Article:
Written by Ana Becerra, Seminarian and Cristo Rey Mission Developer
In 2017 we commemorated the 500th Anniversary of the Reformation. Then as now, I like to point out that we do not celebrate the separation from the Roman Catholic Church, but rather we commemorate the ways the church has been reformed. 2020 is also a year when we are constantly reforming or adjusting things in all aspects of our life, from having doctors visits via Facetime, to having school on Zoom, to having our worship pre-recorded on YouTube or as drive-in services held in the parking lot.
For some people this reformation has been easy—but for me (and others like me) it is hard because I truly love to be with people! Giving proper hugs is in my Latinx DNA, and technology has never been my strength. Even so, I have come to see all these new ways as beautiful opportunities to stay connected with you. One example of reformation and adjustment is how we will be commemorating Dia de los Muertos on Sunday, November 1st at 12 noon in the fire pit by the CtK Community Garden.
Día de los Muertos (Day of the Dead) started in Mexico as a way to remember and honor our deceased loved ones. It is a pre-hispanic tradition, meaning that it was practiced before the arrival of Spanish conquistadors and Christian missions. Later, when the Roman Catholic faith had become predominant in Mexico, Día de los Muertos was connected with the festivals of All Saints Day (November 1st) and All Souls Day (November 2nd).
We observe Día de los Muertos by visiting cemeteries to decorate the graves of our departed. Some of us make little altars with photos to honor our loved ones. Like so much in life and faith, the way we observe Día de los Muertos has changed and reformed. As Christians, we do not celebrate the way our ancestors did. Today, when we make altars we use 3 levels to represent God the Father, Son, and Holy Spirit—not the three levels of earth, heaven and Mictlan (the Aztec underworld). The candles we light remind us of the light of Christ in our lives, and the water represents our baptism. In addition, we add food that our muertos loved when they were with us. Especially popular are calaveras made with sugar and painted in bright colors, which represent the sweetness of our time on earth, and even sweeter when we go to our Lord. (The recent movie “Coco” lifts up some of the traditions of Día de los Muertos).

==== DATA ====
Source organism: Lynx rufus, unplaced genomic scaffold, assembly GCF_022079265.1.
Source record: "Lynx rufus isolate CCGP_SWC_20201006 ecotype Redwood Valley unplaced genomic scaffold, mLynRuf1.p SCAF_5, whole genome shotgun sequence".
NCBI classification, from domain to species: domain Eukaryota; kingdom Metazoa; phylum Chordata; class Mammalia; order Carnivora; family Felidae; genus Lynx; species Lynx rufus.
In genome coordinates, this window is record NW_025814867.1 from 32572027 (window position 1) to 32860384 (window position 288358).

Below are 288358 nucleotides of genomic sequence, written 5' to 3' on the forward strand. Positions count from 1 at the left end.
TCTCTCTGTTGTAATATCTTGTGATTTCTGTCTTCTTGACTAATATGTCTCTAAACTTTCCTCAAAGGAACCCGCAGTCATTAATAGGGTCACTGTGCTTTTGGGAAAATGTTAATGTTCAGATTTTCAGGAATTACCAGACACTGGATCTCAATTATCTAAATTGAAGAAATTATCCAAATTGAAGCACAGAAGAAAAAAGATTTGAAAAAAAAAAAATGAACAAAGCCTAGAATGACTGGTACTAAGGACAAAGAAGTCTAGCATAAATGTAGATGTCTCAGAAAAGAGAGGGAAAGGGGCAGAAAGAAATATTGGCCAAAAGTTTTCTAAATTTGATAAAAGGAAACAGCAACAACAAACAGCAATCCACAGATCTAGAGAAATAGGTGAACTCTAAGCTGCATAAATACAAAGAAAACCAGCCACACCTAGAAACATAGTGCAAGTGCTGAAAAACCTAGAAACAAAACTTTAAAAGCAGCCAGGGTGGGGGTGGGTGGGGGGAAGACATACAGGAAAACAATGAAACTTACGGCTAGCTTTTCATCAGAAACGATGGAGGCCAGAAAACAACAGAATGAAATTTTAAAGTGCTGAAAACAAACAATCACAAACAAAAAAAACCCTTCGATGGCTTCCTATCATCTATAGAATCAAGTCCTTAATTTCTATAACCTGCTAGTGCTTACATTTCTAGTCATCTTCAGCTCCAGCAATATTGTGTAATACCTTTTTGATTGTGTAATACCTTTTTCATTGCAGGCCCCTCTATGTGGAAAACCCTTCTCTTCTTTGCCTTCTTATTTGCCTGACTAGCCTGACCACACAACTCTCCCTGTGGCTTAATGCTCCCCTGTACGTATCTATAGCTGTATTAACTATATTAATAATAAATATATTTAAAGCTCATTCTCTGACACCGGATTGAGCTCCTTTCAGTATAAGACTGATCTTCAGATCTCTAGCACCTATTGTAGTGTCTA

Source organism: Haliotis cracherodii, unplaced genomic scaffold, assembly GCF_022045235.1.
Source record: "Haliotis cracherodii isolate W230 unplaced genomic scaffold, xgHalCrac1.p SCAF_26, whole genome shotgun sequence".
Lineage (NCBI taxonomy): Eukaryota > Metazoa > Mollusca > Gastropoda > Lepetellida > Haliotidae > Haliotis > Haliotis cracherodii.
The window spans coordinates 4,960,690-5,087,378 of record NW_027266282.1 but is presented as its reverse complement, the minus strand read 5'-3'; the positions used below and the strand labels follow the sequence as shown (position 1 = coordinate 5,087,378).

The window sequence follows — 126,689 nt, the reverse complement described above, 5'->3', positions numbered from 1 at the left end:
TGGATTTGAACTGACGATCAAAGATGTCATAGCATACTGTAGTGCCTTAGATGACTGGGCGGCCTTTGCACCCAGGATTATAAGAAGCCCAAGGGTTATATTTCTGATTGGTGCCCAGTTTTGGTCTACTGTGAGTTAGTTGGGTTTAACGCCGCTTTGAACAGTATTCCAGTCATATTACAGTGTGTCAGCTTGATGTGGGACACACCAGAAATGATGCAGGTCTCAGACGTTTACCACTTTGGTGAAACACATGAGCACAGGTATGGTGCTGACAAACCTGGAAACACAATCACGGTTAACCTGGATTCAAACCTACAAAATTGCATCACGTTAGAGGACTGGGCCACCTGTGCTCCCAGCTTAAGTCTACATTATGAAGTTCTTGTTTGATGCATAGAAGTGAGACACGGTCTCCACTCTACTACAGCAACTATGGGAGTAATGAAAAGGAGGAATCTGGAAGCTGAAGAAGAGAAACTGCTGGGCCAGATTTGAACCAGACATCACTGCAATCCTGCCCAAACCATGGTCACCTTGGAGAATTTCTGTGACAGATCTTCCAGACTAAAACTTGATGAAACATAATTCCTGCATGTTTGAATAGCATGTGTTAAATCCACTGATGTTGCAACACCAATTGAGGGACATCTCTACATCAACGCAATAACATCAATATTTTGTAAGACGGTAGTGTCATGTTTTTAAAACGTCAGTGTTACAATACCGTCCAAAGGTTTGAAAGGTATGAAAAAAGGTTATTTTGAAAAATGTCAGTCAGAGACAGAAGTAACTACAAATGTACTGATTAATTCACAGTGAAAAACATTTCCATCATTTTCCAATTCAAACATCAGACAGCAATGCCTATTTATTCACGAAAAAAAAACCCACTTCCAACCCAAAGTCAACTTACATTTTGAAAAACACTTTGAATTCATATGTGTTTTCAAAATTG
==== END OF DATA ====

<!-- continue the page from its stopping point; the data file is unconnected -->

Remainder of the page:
Luther helps us see that the call to be church in the language of the people is connected in a particular way to how we Latinxs members of Cristo Rey /Christ the King relate to our faith through our culture. May God accompany you in whatever way you celebrate All Saints Day, knowing that your siblings in Christ from Cristo Rey will be praying in Spanish for all who have passed away and now are in God’s presence.